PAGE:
“When you talk to other minority groups, they talk about being shit upon when they leave the community, but they get to return to the community,” Hayward said.  “Gay people couldn’t do that.”

Often gay people would end up in bigger cities like Los Angeles, San Fransisco, New York City Chicago, Washington D.C., and Atlanta where they could live more under the radar of surveillance. 

Groups like the Mattachine Society and Daughters of Bilitis (DOB) formed, at first in secret, to try to negotiate with people in powerful positions to stop the practice of discrimination based on sexual orientation, but activists opted for a public approach after progress proved slow. 

The riot that was sparked by a 1969 police raid on The Stonewall Inn in New York City’s Greenwich Village neighborhood has received much public attention in recent years, but historians have cataloged numerous other consumer demonstrations that have faded from public memory.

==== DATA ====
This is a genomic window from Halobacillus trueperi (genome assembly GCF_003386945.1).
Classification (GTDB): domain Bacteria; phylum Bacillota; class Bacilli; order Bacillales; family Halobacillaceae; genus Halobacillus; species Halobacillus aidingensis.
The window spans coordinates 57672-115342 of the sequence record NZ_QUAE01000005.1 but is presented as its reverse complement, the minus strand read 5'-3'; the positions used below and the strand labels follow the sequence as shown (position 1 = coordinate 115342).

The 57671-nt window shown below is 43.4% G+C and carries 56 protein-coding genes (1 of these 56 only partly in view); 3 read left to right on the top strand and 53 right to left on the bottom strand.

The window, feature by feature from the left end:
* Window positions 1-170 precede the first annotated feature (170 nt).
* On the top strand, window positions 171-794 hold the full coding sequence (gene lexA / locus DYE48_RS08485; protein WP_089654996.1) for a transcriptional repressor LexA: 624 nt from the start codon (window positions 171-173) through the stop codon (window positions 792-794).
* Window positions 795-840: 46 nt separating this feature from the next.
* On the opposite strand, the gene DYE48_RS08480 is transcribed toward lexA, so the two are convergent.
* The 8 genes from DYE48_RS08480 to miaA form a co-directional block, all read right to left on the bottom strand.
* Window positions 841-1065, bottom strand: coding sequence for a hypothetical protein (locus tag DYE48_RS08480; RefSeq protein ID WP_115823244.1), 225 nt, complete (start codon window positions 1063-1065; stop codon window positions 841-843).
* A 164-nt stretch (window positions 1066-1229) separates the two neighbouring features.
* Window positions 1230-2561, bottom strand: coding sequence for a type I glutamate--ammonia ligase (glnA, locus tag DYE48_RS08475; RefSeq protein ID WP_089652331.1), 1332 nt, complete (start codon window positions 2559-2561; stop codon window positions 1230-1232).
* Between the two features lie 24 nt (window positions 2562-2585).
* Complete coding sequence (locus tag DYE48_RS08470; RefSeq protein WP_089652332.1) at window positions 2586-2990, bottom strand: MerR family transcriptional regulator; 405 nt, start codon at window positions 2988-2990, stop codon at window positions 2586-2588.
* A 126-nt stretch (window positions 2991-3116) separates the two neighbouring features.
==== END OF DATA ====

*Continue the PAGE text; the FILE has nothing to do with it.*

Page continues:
Marc Stein, a historian and professor at San Francisco State University, said participants in the Black civil rights movement often targeted restaurants, bars, and similar businesses for direct actions.

“I see LGBTQ protests coming out of the same tradition,” Stein said. “They knew about African American protests.. and were inspired by them.”

Black, lesbian activist Ernestine Extine had even been trained by members the Congress of Racial Equality (CORE), and participated in direct actions while in college in Indiana in the early 1960s.

One of the earliest queer consumer demonstrations was a series of sit-ins at Dewey’s Lunch Counter in Philadelphia in 1965.

Dewey’s was “not fancy, not expensive,” Stein said. “It was a place to get warm and have coffee, grab a quick bite,” which made the location near the Gay Village a popular hangout for younger LGBTQ people.